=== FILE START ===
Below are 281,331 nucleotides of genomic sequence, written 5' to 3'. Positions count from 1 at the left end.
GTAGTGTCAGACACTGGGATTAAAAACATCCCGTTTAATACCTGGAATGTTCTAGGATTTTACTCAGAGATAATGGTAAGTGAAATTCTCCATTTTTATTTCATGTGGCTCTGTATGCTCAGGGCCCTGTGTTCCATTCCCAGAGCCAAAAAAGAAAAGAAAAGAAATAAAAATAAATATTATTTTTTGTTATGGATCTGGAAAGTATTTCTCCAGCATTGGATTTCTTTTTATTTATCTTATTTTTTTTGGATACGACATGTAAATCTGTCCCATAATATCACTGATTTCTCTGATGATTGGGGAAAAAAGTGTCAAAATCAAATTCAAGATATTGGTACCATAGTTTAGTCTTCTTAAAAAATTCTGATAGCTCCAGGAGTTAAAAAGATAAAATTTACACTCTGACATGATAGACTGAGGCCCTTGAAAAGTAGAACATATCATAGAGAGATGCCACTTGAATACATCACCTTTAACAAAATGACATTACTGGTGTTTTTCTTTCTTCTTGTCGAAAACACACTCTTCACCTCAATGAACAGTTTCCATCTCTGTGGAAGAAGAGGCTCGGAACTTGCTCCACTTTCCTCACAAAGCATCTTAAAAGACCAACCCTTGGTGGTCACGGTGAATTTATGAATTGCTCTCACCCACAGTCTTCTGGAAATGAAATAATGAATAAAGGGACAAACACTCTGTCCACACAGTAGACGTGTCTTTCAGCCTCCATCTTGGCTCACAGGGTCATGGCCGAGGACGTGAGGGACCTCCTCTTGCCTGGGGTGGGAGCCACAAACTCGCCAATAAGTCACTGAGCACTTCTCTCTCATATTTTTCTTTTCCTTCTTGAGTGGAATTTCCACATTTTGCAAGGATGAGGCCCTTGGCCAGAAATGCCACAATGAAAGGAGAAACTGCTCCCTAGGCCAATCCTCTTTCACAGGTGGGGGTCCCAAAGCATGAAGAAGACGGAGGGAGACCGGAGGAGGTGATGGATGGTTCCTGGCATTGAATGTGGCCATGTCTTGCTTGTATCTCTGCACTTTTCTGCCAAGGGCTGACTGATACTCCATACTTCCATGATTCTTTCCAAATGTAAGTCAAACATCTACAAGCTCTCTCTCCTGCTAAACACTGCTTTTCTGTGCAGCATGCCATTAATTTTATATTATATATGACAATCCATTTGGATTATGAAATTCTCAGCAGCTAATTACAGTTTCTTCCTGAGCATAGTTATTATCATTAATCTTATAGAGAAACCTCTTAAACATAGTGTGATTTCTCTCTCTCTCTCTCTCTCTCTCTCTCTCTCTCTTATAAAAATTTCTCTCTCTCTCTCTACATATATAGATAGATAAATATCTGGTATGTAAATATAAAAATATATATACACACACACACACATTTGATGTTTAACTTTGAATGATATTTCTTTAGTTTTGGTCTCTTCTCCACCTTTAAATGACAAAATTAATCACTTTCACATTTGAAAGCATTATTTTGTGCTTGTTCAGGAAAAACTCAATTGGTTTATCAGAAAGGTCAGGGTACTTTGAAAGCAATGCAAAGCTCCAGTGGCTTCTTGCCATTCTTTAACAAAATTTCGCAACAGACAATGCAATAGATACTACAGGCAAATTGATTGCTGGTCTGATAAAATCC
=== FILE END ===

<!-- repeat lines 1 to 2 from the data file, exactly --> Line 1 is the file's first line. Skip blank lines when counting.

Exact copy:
Below are 281,331 nucleotides of genomic sequence, written 5' to 3'. Positions count from 1 at the left end.
GTAGTGTCAGACACTGGGATTAAAAACATCCCGTTTAATACCTGGAATGTTCTAGGATTTTACTCAGAGATAATGGTAAGTGAAATTCTCCATTTTTATTTCATGTGGCTCTGTATGCTCAGGGCCCTGTGTTCCATTCCCAGAGCCAAAAAAGAAAAGAAAAGAAATAAAAATAAATATTATTTTTTGTTATGGATCTGGAAAGTATTTCTCCAGCATTGGATTTCTTTTTATTTATCTTATTTTTTTTGGATACGACATGTAAATCTGTCCCATAATATCACTGATTTCTCTGATGATTGGGGAAAAAAGTGTCAAAATCAAATTCAAGATATTGGTACCATAGTTTAGTCTTCTTAAAAAATTCTGATAGCTCCAGGAGTTAAAAAGATAAAATTTACACTCTGACATGATAGACTGAGGCCCTTGAAAAGTAGAACATATCATAGAGAGATGCCACTTGAATACATCACCTTTAACAAAATGACATTACTGGTGTTTTTCTTTCTTCTTGTCGAAAACACACTCTTCACCTCAATGAACAGTTTCCATCTCTGTGGAAGAAGAGGCTCGGAACTTGCTCCACTTTCCTCACAAAGCATCTTAAAAGACCAACCCTTGGTGGTCACGGTGAATTTATGAATTGCTCTCACCCACAGTCTTCTGGAAATGAAATAATGAATAAAGGGACAAACACTCTGTCCACACAGTAGACGTGTCTTTCAGCCTCCATCTTGGCTCACAGGGTCATGGCCGAGGACGTGAGGGACCTCCTCTTGCCTGGGGTGGGAGCCACAAACTCGCCAATAAGTCACTGAGCACTTCTCTCTCATATTTTTCTTTTCCTTCTTGAGTGGAATTTCCACATTTTGCAAGGATGAGGCCCTTGGCCAGAAATGCCACAATGAAAGGAGAAACTGCTCCCTAGGCCAATCCTCTTTCACAGGTGGGGGTCCCAAAGCATGAAGAAGACGGAGGGAGACCGGAGGAGGTGATGGATGGTTCCTGGCATTGAATGTGGCCATGTCTTGCTTGTATCTCTGCACTTTTCTGCCAAGGGCTGACTGATACTCCATACTTCCATGATTCTTTCCAAATGTAAGTCAAACATCTACAAGCTCTCTCTCCTGCTAAACACTGCTTTTCTGTGCAGCATGCCATTAATTTTATATTATATATGACAATCCATTTGGATTATGAAATTCTCAGCAGCTAATTACAGTTTCTTCCTGAGCATAGTTATTATCATTAATCTTATAGAGAAACCTCTTAAACATAGTGTGATTTCTCTCTCTCTCTCTCTCTCTCTCTCTCTCTCTCTTATAAAAATTTCTCTCTCTCTCTCTACATATATAGATAGATAAATATCTGGTATGTAAATATAAAAATATATATACACACACACACACATTTGATGTTTAACTTTGAATGATATTTCTTTAGTTTTGGTCTCTTCTCCACCTTTAAATGACAAAATTAATCACTTTCACATTTGAAAGCATTATTTTGTGCTTGTTCAGGAAAAACTCAATTGGTTTATCAGAAAGGTCAGGGTACTTTGAAAGCAATGCAAAGCTCCAGTGGCTTCTTGCCATTCTTTAACAAAATTTCGCAACAGACAATGCAATAGATACTACAGGCAAATTGATTGCTGGTCTGATAAAATCC